in Washington, D.C., the weekend's
activities, part of the "Coming together to
Conquer Cancer" campaign, were held
"to bring cancer awarenesa to a higher
level," said Maxine Solvay, promotion
coordinator for the Univeraity's compre-
hensive cancer center.
Ceremonies in Ann Arbor began
Friday night with a candlelight vigil at
the cancer center. A similar ceremony
J place at the Lincoln Memorial in
hgon, DC. as well as in other
locations armund the nation. Organizers
said the purpose of this weekend's
nationwide campaign was to increase
the visibility of the disease in hopes the
government will give more money to
cancer research.
Speakera included the heads of the
area's three leading cancer centera -
Max Wicha, director of the Univeraity's
Oer Center; Raymond Demers,
director of the Josephine Ford Cancer
Center; and Phillip .Stella, medical
director of the McAuley Cancer Center.
"We need more fusnding ... we hope

that this measage is heard all the~yway to
Washington and to our state legislatora,"
Wicha said.
Andrew Epstein, a senior at Ann Arbor
Community High School, spoke about
how his father's death from leukemia
taught him how to oope with the death of
a loved one. "At any time, life emn be
taken away from you," Epstein said.
When somoone does die, "always cherish
the life they led before they died'
Rick and Donna Carducci, who lost
their 41/2-year-old daughter Chelsea to
cancer, talked about their experience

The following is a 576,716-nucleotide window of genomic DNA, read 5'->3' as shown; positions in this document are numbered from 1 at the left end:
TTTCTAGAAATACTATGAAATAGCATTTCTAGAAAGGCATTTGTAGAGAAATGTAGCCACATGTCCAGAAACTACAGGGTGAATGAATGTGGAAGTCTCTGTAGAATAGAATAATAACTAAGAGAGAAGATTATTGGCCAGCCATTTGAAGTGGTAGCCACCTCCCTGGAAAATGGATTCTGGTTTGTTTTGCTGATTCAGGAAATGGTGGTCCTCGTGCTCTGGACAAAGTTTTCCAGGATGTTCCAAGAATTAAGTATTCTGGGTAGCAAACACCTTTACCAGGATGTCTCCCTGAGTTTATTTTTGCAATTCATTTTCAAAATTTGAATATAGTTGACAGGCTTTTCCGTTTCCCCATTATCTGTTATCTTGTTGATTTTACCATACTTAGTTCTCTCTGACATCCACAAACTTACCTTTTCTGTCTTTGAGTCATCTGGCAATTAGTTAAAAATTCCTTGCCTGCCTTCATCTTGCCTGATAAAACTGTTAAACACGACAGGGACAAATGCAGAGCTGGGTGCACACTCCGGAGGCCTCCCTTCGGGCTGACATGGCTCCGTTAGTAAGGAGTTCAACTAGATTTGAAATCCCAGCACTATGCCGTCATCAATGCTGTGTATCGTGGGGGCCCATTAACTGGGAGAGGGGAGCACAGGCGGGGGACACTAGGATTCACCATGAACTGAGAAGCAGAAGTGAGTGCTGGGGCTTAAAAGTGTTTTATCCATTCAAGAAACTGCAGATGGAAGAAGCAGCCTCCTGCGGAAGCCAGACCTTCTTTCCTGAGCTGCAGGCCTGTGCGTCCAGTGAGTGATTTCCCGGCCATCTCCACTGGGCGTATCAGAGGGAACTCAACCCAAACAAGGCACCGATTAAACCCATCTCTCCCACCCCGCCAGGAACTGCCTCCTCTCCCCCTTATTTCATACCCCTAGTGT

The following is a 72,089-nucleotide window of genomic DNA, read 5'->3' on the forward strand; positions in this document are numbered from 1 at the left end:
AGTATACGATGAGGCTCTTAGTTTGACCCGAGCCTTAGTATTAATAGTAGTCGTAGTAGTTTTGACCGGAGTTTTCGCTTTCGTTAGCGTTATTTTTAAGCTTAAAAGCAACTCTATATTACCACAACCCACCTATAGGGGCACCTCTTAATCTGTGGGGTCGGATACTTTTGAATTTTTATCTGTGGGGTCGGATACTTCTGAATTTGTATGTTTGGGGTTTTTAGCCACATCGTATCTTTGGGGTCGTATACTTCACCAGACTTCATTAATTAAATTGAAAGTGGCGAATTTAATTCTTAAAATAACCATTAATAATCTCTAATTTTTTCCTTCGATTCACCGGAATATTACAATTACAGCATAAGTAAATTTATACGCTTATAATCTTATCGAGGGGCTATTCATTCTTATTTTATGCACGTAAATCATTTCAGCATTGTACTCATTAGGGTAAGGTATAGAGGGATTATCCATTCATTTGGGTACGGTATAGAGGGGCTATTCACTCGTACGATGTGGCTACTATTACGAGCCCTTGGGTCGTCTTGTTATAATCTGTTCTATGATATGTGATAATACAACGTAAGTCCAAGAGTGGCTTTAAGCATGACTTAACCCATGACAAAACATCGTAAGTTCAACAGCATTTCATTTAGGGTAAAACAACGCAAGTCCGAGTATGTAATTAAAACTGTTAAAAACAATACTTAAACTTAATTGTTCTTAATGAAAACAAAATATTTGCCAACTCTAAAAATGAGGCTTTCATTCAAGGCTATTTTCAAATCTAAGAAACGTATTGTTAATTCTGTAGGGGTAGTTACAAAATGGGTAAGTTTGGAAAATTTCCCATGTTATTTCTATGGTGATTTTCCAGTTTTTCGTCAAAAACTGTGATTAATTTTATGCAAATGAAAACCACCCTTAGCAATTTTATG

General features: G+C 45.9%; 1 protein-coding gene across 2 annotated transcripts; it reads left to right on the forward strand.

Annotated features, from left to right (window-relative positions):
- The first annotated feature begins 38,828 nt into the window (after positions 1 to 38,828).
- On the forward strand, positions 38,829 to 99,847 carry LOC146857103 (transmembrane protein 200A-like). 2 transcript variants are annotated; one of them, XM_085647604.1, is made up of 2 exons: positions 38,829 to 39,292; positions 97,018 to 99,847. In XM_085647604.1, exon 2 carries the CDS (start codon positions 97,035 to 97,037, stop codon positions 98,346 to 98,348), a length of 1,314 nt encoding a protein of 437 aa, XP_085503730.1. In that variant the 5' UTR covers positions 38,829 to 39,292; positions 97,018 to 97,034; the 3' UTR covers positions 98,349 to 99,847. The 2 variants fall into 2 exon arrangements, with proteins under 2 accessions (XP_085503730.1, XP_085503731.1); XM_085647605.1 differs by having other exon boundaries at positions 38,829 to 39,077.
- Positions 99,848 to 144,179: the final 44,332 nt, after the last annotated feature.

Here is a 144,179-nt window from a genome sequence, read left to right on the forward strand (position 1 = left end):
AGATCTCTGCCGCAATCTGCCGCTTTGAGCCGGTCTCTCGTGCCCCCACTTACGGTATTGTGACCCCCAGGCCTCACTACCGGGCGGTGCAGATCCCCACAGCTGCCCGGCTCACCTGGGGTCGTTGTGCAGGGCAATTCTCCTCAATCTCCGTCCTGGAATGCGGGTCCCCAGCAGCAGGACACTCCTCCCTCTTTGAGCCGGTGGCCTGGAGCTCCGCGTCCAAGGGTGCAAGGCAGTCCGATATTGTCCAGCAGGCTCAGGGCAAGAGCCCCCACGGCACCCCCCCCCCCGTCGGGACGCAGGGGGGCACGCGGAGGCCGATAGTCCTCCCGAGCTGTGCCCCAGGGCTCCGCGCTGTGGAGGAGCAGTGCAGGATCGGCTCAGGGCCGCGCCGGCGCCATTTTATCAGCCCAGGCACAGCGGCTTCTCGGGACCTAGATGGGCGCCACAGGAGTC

accompanying Chelsea at the
University Hospitals.r
"Chelsea taught us what is important
in life. Cancer always seemsato happen to
someone else," Rick Carducci said.
"There are a lot of people here at U of M
who are here to help, if you let them,"
The emotional ceremony concluded
with a service of remembrance, led by
Univeraity Health Systems Chaplain
Joel Beam. Participants lit candles in
honor of those who have died fromecan-
cer and added names to a book listing
more than 600 local victims of cancer.
"It was touching," assistant Nursing
Prof. Bemnadine Cimprich said. "This
ceremony is so peraonal because fami-
See CANCER, Page 7A

Sorority members usher In prospective sisters during Panhellenic sorority rush yesterday. This year, 844 women on campus are participating In rush, which began
Hol'ue4s work to attract mne-mbers

Left g4ains power in
Bennan elections

Sorority rush
y S epCor
Traveling from house to house on Hill Street and
Washtenaw Avenue, hundreds of women partici-
pated in the firat rounds of Panhellenic sorority
rush this weekend.
Rush is the period during which the 17
Panhellenic Association sororities and 844 poten-
tial Greek women on campus select each other.
Panhel's rush does not include all of the campus'
sororities, such as minority or academic sororities.
It's nol an simple as just dropping by a few hous-
es, chatting with some girls and picking a house.
Rush is a highly structured process that involves
numerous rules and regulations that make the
process seem unfriendly at times.
For new students such as Enginecring first-year
student Christy Williams, rush is a great opportu-
nity to make a big campus smaller.
"I have wanted to rush since I got here,"
Williams said. "All of the girls I have met that are
in sororities are really cool. I think it's going to
work out?'
Throughout the four rounds of rush parties, the
rushees and sorority houses are mutually selecting